A few days ago, I read Carmen Machado’s The Husband’s Stitch (2014). The short story draws from many historical stories. However, Machado blurs the line between what is horror and what is an everyday struggle in a woman’s life. The title talks about an extra stitch sometimes given to a woman after the area between her vagina and anus is either torn or cut during childbirth. The purpose of the extra stitch is to make the vagina tighter than it was before childbirth in order to increase the male partner’s pleasure during sex.
“Husband’s Stitch stories and legends act as cautionary tales that highlight the dangers of society and the misogyny that persists in the central institutions of marriage and motherhood,” says Mary Angeline Hood in her article Desire and Knowledge: Feminist Epistemology in Carmen María Machado’s ‘The Husband Stitch’.
The “private” female body thus becomes a site for potential refinement. Socio-cultural accounts of vaginal size construct a tight (but not too tight) vagina as desirable, and a ‘loose’ vagina as undesirable. The importance of size (or depth) is clearly observable in contexts as varied as slang, comedy and surgical practices to tighten the vagina.
While there are now some official definitions of the Husband’s stitch, most testimonials of it come from pages and pages of message board entries and forum discussions on pregnancy websites. The Wikipedia page on the Husband’s stitch claims that “It appears that no studies exist to determine whether the procedure occurs and how many women have been affected beyond anecdotal evidence.”
“When that baby doctor asks if you want the husband’s stitch, you tell him, “I’ll take two.”
– Cliff’s misogynist father in Season 2 of Doom Patrol
Many claim it to be an urban legend. While legends and stories have been disregarded by many as mere entertainment, they sometimes counter and serve as collections of experimental knowledge and are not always perceived positively by scientific and progressive notions. Science constantly attempts to distinguish itself from all other knowledge, on the basis of its logic and objectivity, however, it is as susceptible to the influence of ideas of masculinity and femininity as any other system of knowledge.
Forums that talk about the husband’s stitch are based on the chatter on message boards, women’s chatter – a place which I should always approach with scepticism or so I have been told over the years, a section of documentation I might dismiss as an “old wives’ tale” (a term with its own bothersome history and connotations).
There is no clear method to evaluate how prevalent the husband’s stitch is nor are there any scientific studies to study how many women have been affected. But women have been sharing their stories and whispering their warnings.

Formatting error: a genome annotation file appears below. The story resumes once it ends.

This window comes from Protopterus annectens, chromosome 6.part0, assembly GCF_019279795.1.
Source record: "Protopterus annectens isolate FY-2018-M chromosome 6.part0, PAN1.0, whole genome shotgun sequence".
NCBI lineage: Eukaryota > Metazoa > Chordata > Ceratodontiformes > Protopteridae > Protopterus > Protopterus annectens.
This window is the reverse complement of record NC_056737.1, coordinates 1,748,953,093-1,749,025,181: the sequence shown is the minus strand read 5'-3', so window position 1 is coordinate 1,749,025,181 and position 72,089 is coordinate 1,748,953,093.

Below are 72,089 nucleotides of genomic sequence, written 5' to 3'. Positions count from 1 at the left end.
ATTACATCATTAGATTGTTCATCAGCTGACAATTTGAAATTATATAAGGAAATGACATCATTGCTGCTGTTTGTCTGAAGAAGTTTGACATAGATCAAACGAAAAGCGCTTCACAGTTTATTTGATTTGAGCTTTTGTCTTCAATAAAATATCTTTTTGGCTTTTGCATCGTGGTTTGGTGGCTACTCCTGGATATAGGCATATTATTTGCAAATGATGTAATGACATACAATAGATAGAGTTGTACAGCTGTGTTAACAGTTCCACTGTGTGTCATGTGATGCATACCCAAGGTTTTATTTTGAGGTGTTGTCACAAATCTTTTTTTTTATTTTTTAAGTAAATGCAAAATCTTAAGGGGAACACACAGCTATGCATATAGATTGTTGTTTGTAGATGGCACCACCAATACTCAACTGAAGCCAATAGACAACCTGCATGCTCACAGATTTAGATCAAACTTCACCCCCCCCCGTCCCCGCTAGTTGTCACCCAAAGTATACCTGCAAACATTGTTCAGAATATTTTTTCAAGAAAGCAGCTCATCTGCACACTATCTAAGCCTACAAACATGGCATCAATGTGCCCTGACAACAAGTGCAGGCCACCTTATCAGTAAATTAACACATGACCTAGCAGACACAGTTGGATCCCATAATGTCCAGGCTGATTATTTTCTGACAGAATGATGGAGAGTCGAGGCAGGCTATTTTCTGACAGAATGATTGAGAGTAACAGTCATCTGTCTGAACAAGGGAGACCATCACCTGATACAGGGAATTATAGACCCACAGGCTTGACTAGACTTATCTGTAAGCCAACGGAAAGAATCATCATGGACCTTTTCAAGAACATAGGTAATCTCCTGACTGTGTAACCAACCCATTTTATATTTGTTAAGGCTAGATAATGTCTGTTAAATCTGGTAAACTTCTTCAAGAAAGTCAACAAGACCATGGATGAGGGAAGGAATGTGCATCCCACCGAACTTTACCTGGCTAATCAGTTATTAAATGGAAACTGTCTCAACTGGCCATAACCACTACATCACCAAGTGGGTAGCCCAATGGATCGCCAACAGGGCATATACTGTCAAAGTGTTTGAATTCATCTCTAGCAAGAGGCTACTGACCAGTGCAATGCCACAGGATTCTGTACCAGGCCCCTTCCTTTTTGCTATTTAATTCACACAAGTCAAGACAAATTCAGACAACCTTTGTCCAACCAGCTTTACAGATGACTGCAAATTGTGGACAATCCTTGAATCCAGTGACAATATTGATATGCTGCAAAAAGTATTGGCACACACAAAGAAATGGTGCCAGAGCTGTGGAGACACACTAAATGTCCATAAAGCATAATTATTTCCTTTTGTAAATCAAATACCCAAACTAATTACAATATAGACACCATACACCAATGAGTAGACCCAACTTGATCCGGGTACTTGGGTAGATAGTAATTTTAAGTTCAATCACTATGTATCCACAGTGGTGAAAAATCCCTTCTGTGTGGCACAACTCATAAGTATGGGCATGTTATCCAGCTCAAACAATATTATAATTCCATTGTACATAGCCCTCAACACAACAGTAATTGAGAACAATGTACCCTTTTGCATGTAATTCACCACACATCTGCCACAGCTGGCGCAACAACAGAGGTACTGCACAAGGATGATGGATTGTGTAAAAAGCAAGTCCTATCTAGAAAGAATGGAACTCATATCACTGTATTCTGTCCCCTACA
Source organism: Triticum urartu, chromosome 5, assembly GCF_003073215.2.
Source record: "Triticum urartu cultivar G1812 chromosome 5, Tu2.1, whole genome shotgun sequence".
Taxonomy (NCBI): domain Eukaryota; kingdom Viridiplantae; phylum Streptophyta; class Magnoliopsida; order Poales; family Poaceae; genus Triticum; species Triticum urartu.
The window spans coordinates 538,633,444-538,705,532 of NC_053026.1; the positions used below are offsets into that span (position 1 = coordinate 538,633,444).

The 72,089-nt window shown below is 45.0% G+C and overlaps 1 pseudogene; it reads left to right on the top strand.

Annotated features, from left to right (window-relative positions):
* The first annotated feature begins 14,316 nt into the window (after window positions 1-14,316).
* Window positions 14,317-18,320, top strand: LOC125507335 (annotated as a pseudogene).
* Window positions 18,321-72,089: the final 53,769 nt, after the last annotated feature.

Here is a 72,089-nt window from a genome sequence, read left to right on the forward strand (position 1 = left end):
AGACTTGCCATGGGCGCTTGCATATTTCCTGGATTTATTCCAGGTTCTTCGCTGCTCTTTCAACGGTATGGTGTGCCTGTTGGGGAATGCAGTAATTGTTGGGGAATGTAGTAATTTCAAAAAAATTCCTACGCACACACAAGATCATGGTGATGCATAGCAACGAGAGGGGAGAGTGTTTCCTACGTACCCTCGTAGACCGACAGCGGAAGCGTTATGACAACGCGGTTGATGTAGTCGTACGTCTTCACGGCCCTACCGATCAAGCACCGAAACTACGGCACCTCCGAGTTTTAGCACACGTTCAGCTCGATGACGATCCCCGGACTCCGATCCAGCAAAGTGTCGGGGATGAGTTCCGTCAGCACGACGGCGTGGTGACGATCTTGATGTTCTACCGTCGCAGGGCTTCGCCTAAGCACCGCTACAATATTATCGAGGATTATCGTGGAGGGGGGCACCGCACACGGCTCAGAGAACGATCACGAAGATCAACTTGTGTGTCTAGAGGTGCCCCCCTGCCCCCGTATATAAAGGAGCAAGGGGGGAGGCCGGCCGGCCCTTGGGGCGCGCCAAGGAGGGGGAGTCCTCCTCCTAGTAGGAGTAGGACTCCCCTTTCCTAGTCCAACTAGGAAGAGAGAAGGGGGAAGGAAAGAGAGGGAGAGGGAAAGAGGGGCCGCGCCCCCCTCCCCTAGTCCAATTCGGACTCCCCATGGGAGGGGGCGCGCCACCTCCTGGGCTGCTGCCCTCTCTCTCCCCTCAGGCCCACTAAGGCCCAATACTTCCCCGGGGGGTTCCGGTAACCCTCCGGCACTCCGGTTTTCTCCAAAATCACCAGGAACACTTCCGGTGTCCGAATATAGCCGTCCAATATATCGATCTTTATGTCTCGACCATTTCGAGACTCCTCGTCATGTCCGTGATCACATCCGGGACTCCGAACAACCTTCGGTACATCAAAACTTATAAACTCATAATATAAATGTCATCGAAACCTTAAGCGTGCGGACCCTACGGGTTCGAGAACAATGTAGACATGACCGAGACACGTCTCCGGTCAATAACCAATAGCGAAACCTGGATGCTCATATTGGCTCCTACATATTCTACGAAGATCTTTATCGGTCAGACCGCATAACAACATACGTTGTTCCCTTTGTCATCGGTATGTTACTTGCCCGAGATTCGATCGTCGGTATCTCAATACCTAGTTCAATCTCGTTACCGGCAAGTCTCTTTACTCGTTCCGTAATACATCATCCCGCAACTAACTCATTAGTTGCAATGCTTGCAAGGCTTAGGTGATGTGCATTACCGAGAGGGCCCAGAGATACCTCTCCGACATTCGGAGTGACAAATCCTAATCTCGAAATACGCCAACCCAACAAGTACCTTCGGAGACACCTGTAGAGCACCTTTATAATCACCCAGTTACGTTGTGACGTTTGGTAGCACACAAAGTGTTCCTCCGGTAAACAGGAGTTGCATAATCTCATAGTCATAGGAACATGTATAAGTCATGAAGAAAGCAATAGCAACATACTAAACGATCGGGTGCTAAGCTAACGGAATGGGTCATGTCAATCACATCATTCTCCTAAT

“The fact that there is even a practice called the husband’s stitch is a perfect example of the intersection of the objectification of women’s bodies and healthcare,” says Stephanie Tillman, a certified nurse-midwife in an article by Healthline, dated 2018.
Dr Janna Doherty, a gynaecologist, says she would never perform the stitch. “I have probably had [the] request 10 to 15 times over the course of 18 years,” says Doherty. “Typically, it is said in a ‘joking’ manner, and… responses from the labouring women range from dirty looks at the partner to laughing,” reads an article by Healthline.
“My ex-husband jokingly said, ‘Hey, throw an extra couple stitches in there for me,’ and the doctor (and everyone in the room) laughed.”
– An account from a Reddit user
The “unnecessary suture” was first outlined in print by Sheila Kitzinger in her 1994 book The Year After Childbirth, though it remains speculative the extent to which the practice has taken place historically. Today, most anecdotal accounts of the stitch begin and end with men requesting it, (rather jokingly, sometimes seriously) from a doctor after their partner gives birth. Many claim it’s simply a joke made by husbands to ease the tension after the dreadful surgery of childbirth.
The “husband stitch” isn’t officially defined medically, there are no clinical studies of it. Can a practice like a husband stitch be notified against if there’s no official discussion of it, no scientific research around it, no record of it, no language around it, nothing to point at?
Every time a woman receives a husband’s stitch, is it in her medical file? Does it say, “2nd-degree perineal laceration repaired + husband stitch”?
I re-read Machado’s ‘Husband’s Stitch’ and a particular sentence stuck with me.
“If you are reading this story out loud, give a paring knife to the listener and ask them to cut the tender flap of skin between your index finger and thumb. Afterwards, thank them.”
The proof is in women’s words. Or sometimes, it’s sewn into their bodies.
Sakshi Sadashiv Kadam is a student, learner and unlearner.
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